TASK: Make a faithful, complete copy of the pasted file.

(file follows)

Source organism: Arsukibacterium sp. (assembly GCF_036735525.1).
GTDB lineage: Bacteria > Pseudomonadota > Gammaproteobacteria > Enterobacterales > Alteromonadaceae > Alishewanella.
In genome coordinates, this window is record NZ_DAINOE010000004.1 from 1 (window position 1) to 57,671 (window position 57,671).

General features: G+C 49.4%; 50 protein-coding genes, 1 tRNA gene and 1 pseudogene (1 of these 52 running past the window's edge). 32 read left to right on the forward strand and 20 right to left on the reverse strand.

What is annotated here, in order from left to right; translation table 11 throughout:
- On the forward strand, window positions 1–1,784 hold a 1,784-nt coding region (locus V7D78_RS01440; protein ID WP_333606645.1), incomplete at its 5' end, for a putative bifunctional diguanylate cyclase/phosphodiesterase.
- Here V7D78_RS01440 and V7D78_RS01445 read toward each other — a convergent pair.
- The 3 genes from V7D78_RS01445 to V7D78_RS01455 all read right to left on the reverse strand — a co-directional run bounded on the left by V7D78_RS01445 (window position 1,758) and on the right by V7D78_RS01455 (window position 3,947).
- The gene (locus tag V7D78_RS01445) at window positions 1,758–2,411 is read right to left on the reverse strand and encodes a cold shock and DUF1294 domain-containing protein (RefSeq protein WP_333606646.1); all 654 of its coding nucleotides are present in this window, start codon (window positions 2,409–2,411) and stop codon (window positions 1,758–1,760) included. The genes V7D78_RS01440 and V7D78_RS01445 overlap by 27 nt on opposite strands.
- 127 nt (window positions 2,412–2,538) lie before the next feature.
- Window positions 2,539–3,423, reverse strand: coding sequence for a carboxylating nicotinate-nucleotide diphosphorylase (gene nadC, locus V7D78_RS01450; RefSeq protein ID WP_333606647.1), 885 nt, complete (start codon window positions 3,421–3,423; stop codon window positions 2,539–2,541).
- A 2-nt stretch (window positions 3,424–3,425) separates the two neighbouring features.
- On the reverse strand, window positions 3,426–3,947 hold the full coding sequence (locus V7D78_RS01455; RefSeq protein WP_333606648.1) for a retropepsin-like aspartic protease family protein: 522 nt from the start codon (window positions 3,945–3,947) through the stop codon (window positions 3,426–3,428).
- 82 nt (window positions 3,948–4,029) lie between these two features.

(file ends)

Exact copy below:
Source organism: Arsukibacterium sp. (assembly GCF_036735525.1).
GTDB lineage: Bacteria > Pseudomonadota > Gammaproteobacteria > Enterobacterales > Alteromonadaceae > Alishewanella.
In genome coordinates, this window is record NZ_DAINOE010000004.1 from 1 (window position 1) to 57,671 (window position 57,671).

General features: G+C 49.4%; 50 protein-coding genes, 1 tRNA gene and 1 pseudogene (1 of these 52 running past the window's edge). 32 read left to right on the forward strand and 20 right to left on the reverse strand.

What is annotated here, in order from left to right; translation table 11 throughout:
- On the forward strand, window positions 1–1,784 hold a 1,784-nt coding region (locus V7D78_RS01440; protein ID WP_333606645.1), incomplete at its 5' end, for a putative bifunctional diguanylate cyclase/phosphodiesterase.
- Here V7D78_RS01440 and V7D78_RS01445 read toward each other — a convergent pair.
- The 3 genes from V7D78_RS01445 to V7D78_RS01455 all read right to left on the reverse strand — a co-directional run bounded on the left by V7D78_RS01445 (window position 1,758) and on the right by V7D78_RS01455 (window position 3,947).
- The gene (locus tag V7D78_RS01445) at window positions 1,758–2,411 is read right to left on the reverse strand and encodes a cold shock and DUF1294 domain-containing protein (RefSeq protein WP_333606646.1); all 654 of its coding nucleotides are present in this window, start codon (window positions 2,409–2,411) and stop codon (window positions 1,758–1,760) included. The genes V7D78_RS01440 and V7D78_RS01445 overlap by 27 nt on opposite strands.
- 127 nt (window positions 2,412–2,538) lie before the next feature.
- Window positions 2,539–3,423, reverse strand: coding sequence for a carboxylating nicotinate-nucleotide diphosphorylase (gene nadC, locus V7D78_RS01450; RefSeq protein ID WP_333606647.1), 885 nt, complete (start codon window positions 3,421–3,423; stop codon window positions 2,539–2,541).
- A 2-nt stretch (window positions 3,424–3,425) separates the two neighbouring features.
- On the reverse strand, window positions 3,426–3,947 hold the full coding sequence (locus V7D78_RS01455; RefSeq protein WP_333606648.1) for a retropepsin-like aspartic protease family protein: 522 nt from the start codon (window positions 3,945–3,947) through the stop codon (window positions 3,426–3,428).
- 82 nt (window positions 3,948–4,029) lie between these two features.